I use checklists to represent tasks in my user stories. So I would like to be able to mark items on a checklist as "active" or, equivalently, "in-progress". Is there a way of doing this in Trello via secret keys / powerups / whatever?
UPDATE: Based on the replies so far, which are about finding workarounds, I would like to add that I am considering requesting an enhancement to Trello, so that checkboxes can have extra states so as to represent two common statuses: active and blocked. The advice is to make a request on this forum to determine if there's a satisfactory alternative.
The obvious alternative is to adopt a convention such as ">" at the start of a checkbox label means "active" and "!" means "blocked". This works and is a neater, quicker and less disruptive workaround than most. But it's not standard, visually clunky (you have to visually scan off the vertical), and there's no M/N (e.g. 4/5 tasks done) on the front of a card.
Thanks very much for the suggestions so far. You clearly have a ton more patience in clicking and dragging than I do though :D
Checklist items are just checkboxes; they are simple, binary objects They are either complete or incomplete, one or the other; they can't have any other intermediate 'third' state.
You can have custom fields of the type Dropdown that can have multiple values, of which only one is selected at a time, but there is no direct correlation of that state to a checklist item, unless you were to build all the automation to make that happen.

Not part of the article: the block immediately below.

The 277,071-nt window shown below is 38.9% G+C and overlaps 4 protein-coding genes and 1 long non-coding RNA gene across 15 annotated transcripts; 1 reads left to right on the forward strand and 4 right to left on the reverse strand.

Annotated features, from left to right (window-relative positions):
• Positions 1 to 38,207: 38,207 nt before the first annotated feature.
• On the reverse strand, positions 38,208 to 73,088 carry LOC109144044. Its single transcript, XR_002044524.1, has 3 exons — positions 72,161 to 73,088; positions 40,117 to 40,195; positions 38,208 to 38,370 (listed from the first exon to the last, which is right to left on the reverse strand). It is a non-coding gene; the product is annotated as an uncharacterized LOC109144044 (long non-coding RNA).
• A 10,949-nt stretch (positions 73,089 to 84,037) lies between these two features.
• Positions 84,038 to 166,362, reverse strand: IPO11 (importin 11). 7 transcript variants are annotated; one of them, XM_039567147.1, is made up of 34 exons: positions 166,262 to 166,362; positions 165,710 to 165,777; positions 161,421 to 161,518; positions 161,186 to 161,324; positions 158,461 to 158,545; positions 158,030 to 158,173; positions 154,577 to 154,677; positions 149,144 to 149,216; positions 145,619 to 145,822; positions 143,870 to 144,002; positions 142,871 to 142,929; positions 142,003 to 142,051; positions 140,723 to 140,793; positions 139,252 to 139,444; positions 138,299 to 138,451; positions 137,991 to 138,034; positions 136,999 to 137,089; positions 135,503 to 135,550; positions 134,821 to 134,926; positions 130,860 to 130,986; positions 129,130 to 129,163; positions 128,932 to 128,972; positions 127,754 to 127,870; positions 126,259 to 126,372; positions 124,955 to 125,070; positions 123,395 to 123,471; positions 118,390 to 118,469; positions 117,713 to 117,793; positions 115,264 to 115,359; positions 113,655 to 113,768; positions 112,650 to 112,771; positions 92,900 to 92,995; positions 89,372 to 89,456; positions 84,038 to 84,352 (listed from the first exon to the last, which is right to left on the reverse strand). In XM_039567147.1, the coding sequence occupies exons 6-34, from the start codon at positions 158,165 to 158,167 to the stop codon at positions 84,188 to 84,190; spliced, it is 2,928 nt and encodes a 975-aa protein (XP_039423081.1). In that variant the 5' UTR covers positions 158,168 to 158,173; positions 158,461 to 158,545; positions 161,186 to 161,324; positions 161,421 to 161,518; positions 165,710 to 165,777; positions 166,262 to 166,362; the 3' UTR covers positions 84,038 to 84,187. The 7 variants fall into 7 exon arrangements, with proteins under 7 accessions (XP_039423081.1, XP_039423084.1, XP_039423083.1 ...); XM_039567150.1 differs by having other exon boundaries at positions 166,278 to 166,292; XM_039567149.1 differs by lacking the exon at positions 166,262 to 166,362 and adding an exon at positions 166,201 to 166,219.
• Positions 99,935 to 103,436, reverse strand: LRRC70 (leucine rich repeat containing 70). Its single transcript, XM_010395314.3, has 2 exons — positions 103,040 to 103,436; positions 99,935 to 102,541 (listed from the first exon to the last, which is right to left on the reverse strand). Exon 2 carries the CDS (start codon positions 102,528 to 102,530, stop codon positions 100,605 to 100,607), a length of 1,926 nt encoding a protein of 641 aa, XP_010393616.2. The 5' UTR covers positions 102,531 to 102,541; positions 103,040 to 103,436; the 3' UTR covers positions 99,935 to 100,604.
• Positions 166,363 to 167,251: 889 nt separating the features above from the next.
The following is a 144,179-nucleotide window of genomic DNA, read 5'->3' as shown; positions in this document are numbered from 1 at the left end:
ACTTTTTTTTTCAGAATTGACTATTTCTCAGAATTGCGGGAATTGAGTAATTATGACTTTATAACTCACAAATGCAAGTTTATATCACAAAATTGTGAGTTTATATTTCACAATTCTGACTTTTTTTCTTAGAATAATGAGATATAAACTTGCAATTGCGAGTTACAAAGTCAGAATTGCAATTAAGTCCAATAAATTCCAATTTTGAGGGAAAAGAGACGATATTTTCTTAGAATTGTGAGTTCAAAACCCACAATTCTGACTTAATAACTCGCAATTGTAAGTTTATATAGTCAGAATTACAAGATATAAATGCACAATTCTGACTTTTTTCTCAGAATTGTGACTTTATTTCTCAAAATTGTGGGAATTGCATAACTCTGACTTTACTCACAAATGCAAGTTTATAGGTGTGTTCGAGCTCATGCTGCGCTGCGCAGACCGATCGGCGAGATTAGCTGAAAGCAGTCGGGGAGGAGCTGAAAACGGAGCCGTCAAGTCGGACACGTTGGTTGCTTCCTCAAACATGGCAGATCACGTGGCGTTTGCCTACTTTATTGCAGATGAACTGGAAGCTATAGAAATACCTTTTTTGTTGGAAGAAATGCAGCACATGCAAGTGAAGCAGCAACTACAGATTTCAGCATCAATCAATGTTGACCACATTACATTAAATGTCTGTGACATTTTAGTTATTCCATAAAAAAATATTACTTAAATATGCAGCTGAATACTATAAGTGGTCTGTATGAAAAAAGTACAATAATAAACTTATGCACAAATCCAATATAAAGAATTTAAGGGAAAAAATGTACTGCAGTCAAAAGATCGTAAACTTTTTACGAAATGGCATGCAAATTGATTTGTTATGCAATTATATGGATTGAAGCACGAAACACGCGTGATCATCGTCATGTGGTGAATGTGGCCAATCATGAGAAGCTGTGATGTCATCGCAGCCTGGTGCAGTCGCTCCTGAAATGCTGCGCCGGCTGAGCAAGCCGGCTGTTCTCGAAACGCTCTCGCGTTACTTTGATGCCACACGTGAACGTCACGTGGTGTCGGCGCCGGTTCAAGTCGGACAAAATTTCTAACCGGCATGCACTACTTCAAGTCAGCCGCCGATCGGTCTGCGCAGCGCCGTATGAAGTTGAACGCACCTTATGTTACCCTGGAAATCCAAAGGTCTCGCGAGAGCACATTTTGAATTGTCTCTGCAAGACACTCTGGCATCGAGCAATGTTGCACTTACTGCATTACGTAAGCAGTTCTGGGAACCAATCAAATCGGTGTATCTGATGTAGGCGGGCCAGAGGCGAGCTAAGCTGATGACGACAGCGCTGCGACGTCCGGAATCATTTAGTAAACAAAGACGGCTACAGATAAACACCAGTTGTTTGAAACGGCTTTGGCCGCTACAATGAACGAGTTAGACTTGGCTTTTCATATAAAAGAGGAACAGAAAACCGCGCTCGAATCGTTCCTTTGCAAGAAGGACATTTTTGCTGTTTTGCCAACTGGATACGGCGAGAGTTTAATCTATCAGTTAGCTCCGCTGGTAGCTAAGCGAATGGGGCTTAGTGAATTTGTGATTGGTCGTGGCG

It is not clear what you are claiming - whether a checkbox is a UI element that only has two states, which is normally true but doesn't have to be true, or whether it is impossible for a task to be in an intermediate state, which is false.
The value of checklists is that you can quickly add extra checklists and extra line-items. Since the usual use of a checklist is to represent tasks (ToDo or Done) it is very straightforward to imagine a Doing state. One might use ^click to move it from either ToDo/Done to Doing, so it would not affect the main usage.
Thank you for the suggestion of a custom field. That is definitely in the right direction but it's not compact, is not fast to set up, and visually much slower to decode.
Agree 💯% with @David Bakkers
Alternative is to create a card (in a Detail Tracking Board) representing the card-checklist you want with all the items as linked cards and track from there. You will have the leave your checklist in tact so that when a subtask card is completed, the item is completed as well. A few challenges : automate the creating of cards leaving checklist in tack, linked them and handle the completion. This will take quite a bit of your quota.
so might as well go with something like this instead
the custom package will be your checklist.
Thanks for the video link - I agree that is an alternative. But that's not what I am looking for. That's a heavyweight solution that gives way too much visual space to tracking a task list. Occasionally I need to add more detail to a task and then I simply expand it into a card. This keeps everything on one board with a minimum of clutter and only the information needed, shown.